[0051] Bond pattern 10 can be used to unite sheets of material along the entirety of the length of the material, or as in the case of the examples cited, along a portion of the length or width of a personal care absorbent article. Bond pattern 10 can also be used to unite intermittent portions of respective work pieces in a particular configuration e.g. defined in terms of length and/or width. Bond pattern 10 can further be used to unite portions of work pieces according to more than one configuration. Bond pattern 10 can yet further be used to unite materials along a defined length of web material. In all such implementations, bond pattern 10 can be used to bond a relatively smaller element or work piece to a relatively larger element or work piece. Examples of use of the bond pattern in an absorbent article include, but are not limited to, bonding a fastening ear to the outer cover, bonding a leg flap to the outer cover or the body side liner, bonding containment flaps to the body side liner, and bonding a landing zone to the outer cover.

[0052] In yet another embodiment, bond pattern 10 comprises a pattern density defined generally by the spacing and number of bond elements within a defined portion of the pattern area, wherein bond elements proximate the side edges are spaced farther apart from each other than bond elements which are disposed more away from the side edges, thus creating a pattern density which is less dense at the side edges of the pattern than away from the side edges.

[0053]FIG. 1C shows a bond pattern 10 having a first side edge 16 and a second side edge 18. A central longitudinal axis 20 divides the bond pattern 10 into a first pattern combination 22 and a second opposing pattern combination 24. Bond pattern 10 has a pattern length defined generally as the distance by which the pattern extends along the central longitudinal axis 20, and a pattern width “W” represented by the distance between first side edge 16 and second side edge 18. Correspondingly, the overall area of the bond pattern is defined as the area which participates in absorbing and dissipating, by operation of the bond pattern, stresses received into the bond pattern.

[0054] The embodiment of FIGS. 1C and 3B is more fully described in application Ser. No. 09/651,041, filed Aug. 30, 2000, of common assignment herewith, and herein incorporated by reference in its entirety.

[0055] The portion of bond pattern 10 of FIG. 1C which is located between central longitudinal axis 20 and first side edge 16 makes up a first pattern combination 22. Correspondingly, the portion of bond pattern 10 which is located between central longitudinal axis 20 and second side edge 18 makes up a second opposing pattern combination 24. In the embodiment of FIG. 1C, first opposing pattern combination 22 and second opposing pattern combination 24 represent substantially the same arrangement of bond elements and bond element relationships and are employed as off-set mirror images of each other The first and second opposing pattern combinations are positioned along the length of the pattern such that the opposing pattern combinations are asymmetric with respect to each other. While the opposing patterns are asymmetric with respect to each other, both pattern combination 22 and pattern combination 24 are internally symmetric, as well as being symmetric with respect to the length of bond pattern 10.

[0056] In one embodiment, bond pattern 10 comprises a pattern density defined generally by the number and spacing of bond elements within a defined portion of the pattern area, wherein bond elements proximate the side edges are spaced farther apart from each other than bond elements which are disposed more away from the side edges, thus creating a pattern density which is less dense at the side edges of the pattern than away from the side edges.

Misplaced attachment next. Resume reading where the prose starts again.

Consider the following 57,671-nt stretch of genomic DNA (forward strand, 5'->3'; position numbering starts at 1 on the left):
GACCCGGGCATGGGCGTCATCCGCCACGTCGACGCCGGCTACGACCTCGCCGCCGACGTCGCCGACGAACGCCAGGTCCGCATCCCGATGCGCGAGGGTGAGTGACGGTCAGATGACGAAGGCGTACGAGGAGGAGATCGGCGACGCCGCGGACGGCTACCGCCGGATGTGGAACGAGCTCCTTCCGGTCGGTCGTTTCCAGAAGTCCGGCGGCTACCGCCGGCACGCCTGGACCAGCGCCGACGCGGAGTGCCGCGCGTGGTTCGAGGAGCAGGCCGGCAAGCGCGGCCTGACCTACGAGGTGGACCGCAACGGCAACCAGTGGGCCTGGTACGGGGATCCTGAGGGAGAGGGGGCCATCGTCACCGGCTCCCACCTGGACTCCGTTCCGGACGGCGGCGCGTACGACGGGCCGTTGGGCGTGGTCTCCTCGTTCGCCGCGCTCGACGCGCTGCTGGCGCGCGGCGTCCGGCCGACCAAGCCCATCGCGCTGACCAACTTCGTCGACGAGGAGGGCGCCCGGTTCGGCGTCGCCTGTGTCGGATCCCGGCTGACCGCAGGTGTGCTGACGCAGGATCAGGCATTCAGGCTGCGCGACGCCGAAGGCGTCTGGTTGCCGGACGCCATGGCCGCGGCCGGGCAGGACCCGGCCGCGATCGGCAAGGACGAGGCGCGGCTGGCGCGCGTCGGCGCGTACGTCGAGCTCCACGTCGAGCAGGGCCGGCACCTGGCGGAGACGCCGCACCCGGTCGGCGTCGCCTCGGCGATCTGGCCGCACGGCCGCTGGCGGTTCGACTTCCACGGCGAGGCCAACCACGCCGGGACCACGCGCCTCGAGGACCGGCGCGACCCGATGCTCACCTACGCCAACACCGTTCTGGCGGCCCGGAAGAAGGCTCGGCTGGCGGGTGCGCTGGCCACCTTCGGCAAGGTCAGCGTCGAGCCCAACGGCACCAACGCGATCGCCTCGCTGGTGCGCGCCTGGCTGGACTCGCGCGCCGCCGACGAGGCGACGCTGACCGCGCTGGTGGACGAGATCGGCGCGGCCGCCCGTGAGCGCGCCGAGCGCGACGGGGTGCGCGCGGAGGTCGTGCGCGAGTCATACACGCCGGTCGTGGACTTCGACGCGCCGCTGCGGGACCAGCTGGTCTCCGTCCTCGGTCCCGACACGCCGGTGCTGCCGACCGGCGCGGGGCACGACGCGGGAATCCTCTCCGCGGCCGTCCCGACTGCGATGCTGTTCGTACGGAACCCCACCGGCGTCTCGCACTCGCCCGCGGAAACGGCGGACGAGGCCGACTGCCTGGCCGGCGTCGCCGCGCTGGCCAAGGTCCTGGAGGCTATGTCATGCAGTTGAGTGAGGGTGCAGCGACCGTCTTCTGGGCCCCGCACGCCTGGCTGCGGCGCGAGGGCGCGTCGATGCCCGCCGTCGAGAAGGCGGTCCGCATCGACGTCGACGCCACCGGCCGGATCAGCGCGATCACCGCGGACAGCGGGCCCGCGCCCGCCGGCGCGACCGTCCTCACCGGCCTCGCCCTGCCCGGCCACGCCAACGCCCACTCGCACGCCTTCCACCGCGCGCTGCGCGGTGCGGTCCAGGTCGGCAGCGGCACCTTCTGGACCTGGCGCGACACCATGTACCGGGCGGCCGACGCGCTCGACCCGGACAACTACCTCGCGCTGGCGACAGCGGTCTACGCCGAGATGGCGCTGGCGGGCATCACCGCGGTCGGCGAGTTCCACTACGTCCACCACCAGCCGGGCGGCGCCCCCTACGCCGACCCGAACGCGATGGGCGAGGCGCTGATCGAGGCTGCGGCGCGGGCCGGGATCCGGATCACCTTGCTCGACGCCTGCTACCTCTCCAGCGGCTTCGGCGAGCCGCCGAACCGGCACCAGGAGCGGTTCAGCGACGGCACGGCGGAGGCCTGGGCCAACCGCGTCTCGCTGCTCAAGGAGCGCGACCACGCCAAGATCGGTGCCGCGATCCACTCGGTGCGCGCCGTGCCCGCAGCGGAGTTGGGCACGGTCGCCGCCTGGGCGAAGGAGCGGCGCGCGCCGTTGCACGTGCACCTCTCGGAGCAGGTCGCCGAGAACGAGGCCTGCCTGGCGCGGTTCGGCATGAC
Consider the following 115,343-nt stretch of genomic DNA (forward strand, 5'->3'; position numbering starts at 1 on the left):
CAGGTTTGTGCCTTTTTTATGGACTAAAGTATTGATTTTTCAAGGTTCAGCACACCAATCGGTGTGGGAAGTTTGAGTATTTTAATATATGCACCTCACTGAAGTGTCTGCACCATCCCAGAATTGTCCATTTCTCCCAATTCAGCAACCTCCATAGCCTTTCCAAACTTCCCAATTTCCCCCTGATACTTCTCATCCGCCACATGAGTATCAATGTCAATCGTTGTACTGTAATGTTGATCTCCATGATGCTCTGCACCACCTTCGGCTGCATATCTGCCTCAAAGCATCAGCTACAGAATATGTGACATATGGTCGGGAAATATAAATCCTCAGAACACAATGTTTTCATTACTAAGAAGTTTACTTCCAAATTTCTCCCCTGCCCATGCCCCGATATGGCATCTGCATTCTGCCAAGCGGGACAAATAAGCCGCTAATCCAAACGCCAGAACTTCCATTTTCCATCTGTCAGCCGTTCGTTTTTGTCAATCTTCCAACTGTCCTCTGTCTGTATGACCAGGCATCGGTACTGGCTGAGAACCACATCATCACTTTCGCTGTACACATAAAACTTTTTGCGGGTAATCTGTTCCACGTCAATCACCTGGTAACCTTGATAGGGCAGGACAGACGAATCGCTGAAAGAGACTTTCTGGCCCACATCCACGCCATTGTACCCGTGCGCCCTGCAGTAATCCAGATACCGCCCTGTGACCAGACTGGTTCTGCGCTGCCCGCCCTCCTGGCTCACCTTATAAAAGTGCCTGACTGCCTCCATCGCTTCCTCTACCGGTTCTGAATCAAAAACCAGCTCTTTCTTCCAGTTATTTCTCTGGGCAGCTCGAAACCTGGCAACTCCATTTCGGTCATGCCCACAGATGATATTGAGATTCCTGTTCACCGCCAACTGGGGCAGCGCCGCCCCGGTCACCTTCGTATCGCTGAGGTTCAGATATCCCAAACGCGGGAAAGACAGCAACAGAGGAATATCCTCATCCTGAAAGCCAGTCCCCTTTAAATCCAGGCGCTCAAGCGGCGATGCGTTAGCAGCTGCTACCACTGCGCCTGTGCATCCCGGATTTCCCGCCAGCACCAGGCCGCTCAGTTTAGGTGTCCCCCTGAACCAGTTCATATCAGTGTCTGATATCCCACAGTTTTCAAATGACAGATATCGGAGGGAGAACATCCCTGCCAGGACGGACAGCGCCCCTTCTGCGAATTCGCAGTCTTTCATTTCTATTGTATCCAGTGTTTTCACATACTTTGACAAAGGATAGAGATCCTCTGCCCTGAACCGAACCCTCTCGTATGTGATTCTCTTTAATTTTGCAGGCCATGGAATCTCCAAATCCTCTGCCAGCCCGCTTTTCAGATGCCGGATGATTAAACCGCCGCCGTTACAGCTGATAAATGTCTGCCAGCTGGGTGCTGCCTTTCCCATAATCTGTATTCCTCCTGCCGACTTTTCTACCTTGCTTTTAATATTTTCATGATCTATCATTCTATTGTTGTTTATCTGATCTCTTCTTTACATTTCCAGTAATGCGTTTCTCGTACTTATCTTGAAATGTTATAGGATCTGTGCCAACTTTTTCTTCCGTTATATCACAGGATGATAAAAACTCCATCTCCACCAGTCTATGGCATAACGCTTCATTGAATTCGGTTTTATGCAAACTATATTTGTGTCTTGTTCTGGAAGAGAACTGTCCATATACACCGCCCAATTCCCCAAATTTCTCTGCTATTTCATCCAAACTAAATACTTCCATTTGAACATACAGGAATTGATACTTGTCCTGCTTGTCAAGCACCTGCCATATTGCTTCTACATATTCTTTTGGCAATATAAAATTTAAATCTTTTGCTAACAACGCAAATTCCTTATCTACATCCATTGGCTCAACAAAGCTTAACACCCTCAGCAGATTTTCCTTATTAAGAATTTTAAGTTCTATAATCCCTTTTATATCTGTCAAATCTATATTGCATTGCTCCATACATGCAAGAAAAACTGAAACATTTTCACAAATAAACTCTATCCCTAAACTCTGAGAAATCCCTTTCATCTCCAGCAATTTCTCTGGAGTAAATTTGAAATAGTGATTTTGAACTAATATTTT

[0057] In the illustrated embodiment of FIG. 1C, each of the opposing pattern combinations comprises stress receptor elements 12 proximate the side edges of the bond pattern, transfer and dissipation elements 14 disposed inwardly of the stress receptor elements 12, and stress termination elements 16 disposed inwardly of transfer and dissipation elements 14. A plurality of such bond elements establishing repeated element combinations and spacial arrangements, along the length of the bond pattern, defines a repeat pattern.

[0058] Stress receptor elements 12 are shown in FIG. 1C, disposed proximate side edges 16 and 18, along the length of bond pattern 10 as a first sub-array of longitudinally-oriented separate, distinct, and spaced bond elements. Transfer and dissipation elements 14 are shown as a second sub-array of longitudinally-oriented separate, distinct, and spaced bond pattern elements spaced along the length of the bond pattern. The transfer and dissipation elements are disposed inwardly of the side edges of the bond pattern and generally inwardly of the stress receptor elements 12. A third sub-array of longitudinally-oriented separate, distinct, and spaced stress termination elements 13 is disposed generally inwardly of the transfer and dissipation elements 14 on opposing sides of, and oriented generally along, central longitudinal axis 20. In the illustrated embodiments, combinations of one stress receptor element 12 and two stress transfer and dissipation elements 14 alternate with each other along the length of the bond pattern on both sides of the bond pattern, and thereby provide a side-to-side walking advance of element groupings along the length of the bond pattern. Bond pattern combinations 22 and 24 are thus longitudinally asymmetric with respect to each other along the length of the bond pattern thereby to distribute the collective bond element widths relatively more evenly along the length of the bond pattern. Such distribution contributes to service life of the rolls used in a rotary bonding nip.